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ABC has a new logo (and it feels like déjà vu)

ABC
(Image credit: ABC)

American TV heavyweight, ABC (American Broadcasting Company) has redrawn its 60-year old logo (above) in yet another example of a big corporation embracing the flat design movement. However, we must warn you that if you're here for drama, look away now. The design tweaks are minimal to say the least – with the 3D gloss removed and the font tweaked ever-so-slightly. Not that ABC sees it that way. In fact, the company has launched a lengthy internal explanation for the design changes – one that many think was slightly over the top.

We're not saying there's anything wrong with keeping a similar design, we hasten to add. After all, if it ain't broke, don't fix it. And that adage is certainly one ABC has adhered to since it first adopted its circular form in 1962 (see the logo evolution below). In fact, the latest incarnation looks incredibly similar to that version designed in 1962, with a flat black circle surrounding rounded white font. It isn't the first time a brand has looked to its past for logo design inspiration, with Peugeot also recently adopting its 1960's look (catch up on that here). 

ABC

ABC's logo evolution is pretty minimal (Image credit: 1000 Logos)

And compare the most recent version with the update below:

ABC logo

The most recent update (last redesigned in 2013) compared to the new version (Image credit: ABC)

Citing other recent rebrands by Apple, BMW and Starbucks, ABC justifies its move into the flat design space by explaining the needs of digital application. The guide talks about legibility and stability in the new design, whilst calling the move a 'bold, elegant step forward'. We have to say, we're not sure about the bold part but we understand the need to remove the outdated swooshes (though part of us longs for the halcyon days of texture). Have a look at the guide below.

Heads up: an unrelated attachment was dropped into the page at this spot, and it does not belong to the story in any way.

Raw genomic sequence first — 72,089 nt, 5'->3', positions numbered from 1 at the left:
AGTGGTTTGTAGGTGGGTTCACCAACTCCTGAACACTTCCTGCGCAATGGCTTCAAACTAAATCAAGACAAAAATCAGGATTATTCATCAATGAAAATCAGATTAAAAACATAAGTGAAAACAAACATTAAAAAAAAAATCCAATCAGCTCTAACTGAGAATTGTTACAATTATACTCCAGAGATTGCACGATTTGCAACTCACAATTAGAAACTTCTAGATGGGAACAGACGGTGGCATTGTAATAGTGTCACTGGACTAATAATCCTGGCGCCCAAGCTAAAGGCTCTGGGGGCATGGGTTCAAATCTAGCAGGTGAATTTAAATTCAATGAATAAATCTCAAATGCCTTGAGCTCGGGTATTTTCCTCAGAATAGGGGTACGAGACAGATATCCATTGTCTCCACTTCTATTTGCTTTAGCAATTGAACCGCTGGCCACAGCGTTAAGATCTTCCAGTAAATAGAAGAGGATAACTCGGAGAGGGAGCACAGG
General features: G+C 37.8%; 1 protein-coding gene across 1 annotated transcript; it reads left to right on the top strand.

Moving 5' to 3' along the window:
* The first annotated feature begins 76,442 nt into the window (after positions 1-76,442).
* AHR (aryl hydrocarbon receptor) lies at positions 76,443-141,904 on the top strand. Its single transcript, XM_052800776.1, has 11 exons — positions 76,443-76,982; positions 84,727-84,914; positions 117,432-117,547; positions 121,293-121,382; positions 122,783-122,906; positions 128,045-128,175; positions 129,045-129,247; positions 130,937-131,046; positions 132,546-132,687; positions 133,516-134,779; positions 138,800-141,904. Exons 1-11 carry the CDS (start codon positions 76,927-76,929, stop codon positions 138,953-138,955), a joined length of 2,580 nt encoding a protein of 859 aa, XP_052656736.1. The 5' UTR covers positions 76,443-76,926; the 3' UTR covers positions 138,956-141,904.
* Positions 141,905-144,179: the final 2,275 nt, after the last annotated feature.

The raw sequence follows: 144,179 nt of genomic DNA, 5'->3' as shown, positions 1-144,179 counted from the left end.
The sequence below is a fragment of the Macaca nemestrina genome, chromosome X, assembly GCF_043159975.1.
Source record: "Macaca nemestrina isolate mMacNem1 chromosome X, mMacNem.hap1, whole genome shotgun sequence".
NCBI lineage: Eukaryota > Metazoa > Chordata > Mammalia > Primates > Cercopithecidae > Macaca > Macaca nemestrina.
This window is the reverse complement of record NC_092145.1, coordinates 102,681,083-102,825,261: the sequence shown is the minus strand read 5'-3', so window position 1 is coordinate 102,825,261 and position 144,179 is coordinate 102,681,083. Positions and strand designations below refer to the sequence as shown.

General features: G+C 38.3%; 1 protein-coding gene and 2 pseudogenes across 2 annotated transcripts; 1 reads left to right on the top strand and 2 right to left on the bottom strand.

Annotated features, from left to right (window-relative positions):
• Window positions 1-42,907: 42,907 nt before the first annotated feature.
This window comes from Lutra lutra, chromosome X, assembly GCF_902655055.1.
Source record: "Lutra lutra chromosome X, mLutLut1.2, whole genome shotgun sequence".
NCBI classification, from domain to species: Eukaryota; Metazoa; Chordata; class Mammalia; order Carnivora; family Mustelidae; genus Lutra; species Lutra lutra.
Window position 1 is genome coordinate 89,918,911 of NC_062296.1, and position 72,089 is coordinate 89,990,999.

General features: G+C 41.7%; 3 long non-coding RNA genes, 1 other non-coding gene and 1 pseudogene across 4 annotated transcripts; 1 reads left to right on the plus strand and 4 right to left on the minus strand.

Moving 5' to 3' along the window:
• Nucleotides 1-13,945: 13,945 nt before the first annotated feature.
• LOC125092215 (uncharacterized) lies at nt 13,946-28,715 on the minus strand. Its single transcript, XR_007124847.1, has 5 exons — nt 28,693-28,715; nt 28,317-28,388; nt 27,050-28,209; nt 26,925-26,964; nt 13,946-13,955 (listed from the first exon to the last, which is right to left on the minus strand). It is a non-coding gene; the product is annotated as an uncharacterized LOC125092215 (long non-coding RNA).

ABC

An internal document explaining the redesign (Image credit: Newscast Studio)

We should say that we know these types of design projects often have internal explanations alongside them (money has been spent, after all), and we don't mean to minimise the need to explain design choices to non-designers. Plus, it's always interesting to read the rationale behind a corporation's decision when it comes to a redesign.

But the whole thing has still provoked some opinions. Some are perturbed that ABC has made such a fuss over such minimal changes: "This is such a minor change that it barely warrants mentioning," says Twitter user Paul Worthington. "99.9% of people will never even notice. It’s the kind of design tweak corporations do all the time. Which renders the hyperbolic text accompanying the changed mark as being wince inducingly unnecessary."

And others feel it isn't as legible as it could be:

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And there are some who are onboard with the move away from 3D-style design:

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We quite like the idea of the multicoloured affair from the latter years of 1962. It would have given a pop of something different in a saturated market of monochrome flat design (something designers are starting to lose patience with). This redesign is super-similar to the recent Currys redesign (circle – check, rounded font – check... though at least Currys is purple), provoking a feeling of sameness that's all too familiar these days. 

However, as our guide to flat design explains, this style is an important part of modern application – we just wish it could be innovative at the same time. 

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